Having a map can also solve the problem of having different key combinations or not for same key (french Mac OS X keyboard layout and standard Windows/Linux ones) and Windows code should also have its own ascii characters/keycode(s)

What do you think ?

Regards,

···

--
Seb

Le 06/08/2010 09:30, Sebastien Vincent a �crit :

Hi,

Yesterday I study a little bit what is done in RFB protocol (in other word VNC). The specification is here http://www.realvnc.com/docs/rfbproto.pdf.

The data that is transmitted in KeyEvent message are X11 keysym (note that it does not correspond to a keycode) and the X11/keysymdef.h file contains all the mapping from latin (1, 2, 4, 8, 9, ...), Arabic, Cyrillic, ... to their respective keysims. The RealVNC Java viewer has a class that can translate from ascii/unicode to keysyms (based on a 742 elements map). Note that the standard latin 1 character (a, b, ...) keysyms are the same as there ascii code.

I have to look more closely on Windows RealVNC server and Mac OS X ChickenOnVNC to see how they convert X11 keysyms to their own keycode.

In page 23 of the specification, it also raise up the problem of character that requires "shift" character to be print out correctly on some keyboard mapping and not on others. They propose to fake the additionnal key (for example a "shift"). Again I need to look at server implementation to see how they know (if they could) the combination to do to obtain the right character.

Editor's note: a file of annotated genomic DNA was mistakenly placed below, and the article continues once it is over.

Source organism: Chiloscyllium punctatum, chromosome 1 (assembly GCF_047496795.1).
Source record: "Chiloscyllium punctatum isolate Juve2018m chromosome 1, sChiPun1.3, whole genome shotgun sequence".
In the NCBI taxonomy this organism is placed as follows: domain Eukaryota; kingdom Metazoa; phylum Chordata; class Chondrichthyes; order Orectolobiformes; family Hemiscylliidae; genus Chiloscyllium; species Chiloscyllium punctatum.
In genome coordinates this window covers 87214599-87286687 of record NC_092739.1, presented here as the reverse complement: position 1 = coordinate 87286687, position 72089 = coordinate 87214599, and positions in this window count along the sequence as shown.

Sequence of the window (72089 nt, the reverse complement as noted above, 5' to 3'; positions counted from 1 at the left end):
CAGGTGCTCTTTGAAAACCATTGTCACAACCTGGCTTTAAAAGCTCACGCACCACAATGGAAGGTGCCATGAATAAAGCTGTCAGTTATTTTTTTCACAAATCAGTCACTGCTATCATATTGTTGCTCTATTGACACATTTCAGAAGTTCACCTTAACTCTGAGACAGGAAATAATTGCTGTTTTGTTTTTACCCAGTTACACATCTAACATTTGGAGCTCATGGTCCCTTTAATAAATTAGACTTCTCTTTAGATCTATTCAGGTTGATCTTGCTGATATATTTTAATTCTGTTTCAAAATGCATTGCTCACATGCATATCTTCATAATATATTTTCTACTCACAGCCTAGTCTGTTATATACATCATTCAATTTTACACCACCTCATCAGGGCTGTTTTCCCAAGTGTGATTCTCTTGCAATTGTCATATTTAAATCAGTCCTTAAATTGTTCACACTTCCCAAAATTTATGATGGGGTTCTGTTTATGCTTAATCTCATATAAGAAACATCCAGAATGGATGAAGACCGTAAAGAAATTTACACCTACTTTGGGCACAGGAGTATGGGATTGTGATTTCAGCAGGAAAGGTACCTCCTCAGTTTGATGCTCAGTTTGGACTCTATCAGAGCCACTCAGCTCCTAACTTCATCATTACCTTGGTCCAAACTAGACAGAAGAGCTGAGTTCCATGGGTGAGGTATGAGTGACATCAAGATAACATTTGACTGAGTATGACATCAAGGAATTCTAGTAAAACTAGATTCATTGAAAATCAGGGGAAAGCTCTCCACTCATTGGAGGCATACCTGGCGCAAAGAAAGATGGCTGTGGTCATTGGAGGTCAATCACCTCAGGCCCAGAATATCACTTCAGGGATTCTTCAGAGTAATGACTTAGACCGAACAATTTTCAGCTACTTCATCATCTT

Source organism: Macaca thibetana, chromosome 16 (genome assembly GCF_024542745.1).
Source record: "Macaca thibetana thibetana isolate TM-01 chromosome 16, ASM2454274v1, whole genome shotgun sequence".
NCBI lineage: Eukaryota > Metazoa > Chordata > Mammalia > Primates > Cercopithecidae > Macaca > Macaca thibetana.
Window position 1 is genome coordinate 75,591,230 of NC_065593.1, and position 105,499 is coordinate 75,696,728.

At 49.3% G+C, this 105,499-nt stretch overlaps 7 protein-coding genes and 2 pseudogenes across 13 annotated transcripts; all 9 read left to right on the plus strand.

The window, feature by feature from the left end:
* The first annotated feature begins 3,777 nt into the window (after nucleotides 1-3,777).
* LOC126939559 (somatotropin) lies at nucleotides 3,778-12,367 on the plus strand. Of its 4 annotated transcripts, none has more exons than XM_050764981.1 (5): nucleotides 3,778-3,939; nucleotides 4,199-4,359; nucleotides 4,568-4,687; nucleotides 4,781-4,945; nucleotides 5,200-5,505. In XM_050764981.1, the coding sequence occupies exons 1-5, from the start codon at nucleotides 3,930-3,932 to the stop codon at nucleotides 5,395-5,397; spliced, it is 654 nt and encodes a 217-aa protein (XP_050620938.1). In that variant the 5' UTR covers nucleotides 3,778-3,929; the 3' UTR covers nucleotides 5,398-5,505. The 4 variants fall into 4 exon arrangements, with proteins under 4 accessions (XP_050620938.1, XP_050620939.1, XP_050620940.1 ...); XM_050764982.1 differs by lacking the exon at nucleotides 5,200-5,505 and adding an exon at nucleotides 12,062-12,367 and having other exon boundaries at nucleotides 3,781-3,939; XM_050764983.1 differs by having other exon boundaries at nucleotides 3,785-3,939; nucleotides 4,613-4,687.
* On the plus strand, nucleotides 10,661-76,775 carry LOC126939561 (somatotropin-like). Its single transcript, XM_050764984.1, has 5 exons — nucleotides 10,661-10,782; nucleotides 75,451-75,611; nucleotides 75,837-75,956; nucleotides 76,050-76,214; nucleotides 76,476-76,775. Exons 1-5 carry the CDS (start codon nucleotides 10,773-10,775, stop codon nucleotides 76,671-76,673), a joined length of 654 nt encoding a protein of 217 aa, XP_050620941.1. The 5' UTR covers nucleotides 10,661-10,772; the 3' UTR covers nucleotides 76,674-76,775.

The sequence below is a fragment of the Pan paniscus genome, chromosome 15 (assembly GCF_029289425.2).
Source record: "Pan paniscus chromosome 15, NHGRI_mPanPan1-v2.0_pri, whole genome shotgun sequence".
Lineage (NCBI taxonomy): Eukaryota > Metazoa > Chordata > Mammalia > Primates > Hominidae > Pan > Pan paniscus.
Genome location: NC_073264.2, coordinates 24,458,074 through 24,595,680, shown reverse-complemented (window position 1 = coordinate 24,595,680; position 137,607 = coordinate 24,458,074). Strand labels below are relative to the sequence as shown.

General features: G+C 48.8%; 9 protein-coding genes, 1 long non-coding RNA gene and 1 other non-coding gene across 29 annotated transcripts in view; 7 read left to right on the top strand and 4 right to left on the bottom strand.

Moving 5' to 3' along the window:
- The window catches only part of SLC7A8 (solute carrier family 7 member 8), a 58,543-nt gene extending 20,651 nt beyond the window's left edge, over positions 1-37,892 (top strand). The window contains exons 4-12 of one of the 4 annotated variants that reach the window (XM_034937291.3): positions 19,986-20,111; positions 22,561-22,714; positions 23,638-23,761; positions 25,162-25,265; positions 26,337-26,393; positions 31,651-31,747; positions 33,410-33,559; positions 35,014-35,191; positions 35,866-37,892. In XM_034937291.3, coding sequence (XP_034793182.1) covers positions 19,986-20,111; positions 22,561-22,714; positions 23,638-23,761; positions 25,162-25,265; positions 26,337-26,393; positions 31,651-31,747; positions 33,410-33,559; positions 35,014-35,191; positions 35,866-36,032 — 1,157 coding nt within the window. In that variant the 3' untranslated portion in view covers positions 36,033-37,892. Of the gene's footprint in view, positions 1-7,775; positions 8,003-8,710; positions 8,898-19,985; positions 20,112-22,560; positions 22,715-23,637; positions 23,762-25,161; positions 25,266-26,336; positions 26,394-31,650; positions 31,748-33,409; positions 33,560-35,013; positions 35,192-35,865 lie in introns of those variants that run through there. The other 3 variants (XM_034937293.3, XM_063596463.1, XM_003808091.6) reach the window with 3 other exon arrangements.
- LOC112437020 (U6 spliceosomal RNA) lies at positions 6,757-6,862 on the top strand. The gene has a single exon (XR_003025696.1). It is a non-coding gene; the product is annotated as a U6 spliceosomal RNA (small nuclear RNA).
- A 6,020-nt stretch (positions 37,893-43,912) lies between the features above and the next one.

I wonder if we should do like VNC (transfer X11 keysyms and then perform X11 keysym to native keycode). Maybe we should be able to print the characters that cannot return valid keysym using XStringToKeysym() in current implementation. Again we should test if non latin character works with the OS native function we used (X11's XStringToKeysym() and Windows's VkKeyScan) for example with a cyrillic ones. If it does not work we should probably used a solution based on X11 keysym (at least it should work on Unix-based system).